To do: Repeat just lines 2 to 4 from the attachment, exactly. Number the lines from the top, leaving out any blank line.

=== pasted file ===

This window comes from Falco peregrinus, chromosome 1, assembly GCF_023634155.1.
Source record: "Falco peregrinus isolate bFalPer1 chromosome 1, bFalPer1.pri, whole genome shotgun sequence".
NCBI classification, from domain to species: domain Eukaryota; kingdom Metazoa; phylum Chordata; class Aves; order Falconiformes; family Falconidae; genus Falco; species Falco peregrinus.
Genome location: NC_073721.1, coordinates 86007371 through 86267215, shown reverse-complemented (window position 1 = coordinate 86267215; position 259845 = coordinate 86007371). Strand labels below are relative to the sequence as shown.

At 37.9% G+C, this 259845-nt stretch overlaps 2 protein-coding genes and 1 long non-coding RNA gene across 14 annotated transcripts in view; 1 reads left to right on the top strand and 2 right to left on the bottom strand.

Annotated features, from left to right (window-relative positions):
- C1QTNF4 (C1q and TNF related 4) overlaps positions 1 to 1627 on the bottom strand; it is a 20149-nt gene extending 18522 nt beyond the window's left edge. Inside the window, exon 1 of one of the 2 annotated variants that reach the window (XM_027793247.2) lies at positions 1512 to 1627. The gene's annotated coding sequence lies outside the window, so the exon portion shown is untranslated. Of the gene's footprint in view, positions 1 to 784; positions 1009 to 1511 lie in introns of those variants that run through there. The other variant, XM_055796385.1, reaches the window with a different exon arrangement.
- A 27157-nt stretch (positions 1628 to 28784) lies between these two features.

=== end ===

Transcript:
Source record: "Falco peregrinus isolate bFalPer1 chromosome 1, bFalPer1.pri, whole genome shotgun sequence".
NCBI classification, from domain to species: domain Eukaryota; kingdom Metazoa; phylum Chordata; class Aves; order Falconiformes; family Falconidae; genus Falco; species Falco peregrinus.
Genome location: NC_073721.1, coordinates 86007371 through 86267215, shown reverse-complemented (window position 1 = coordinate 86267215; position 259845 = coordinate 86007371). Strand labels below are relative to the sequence as shown.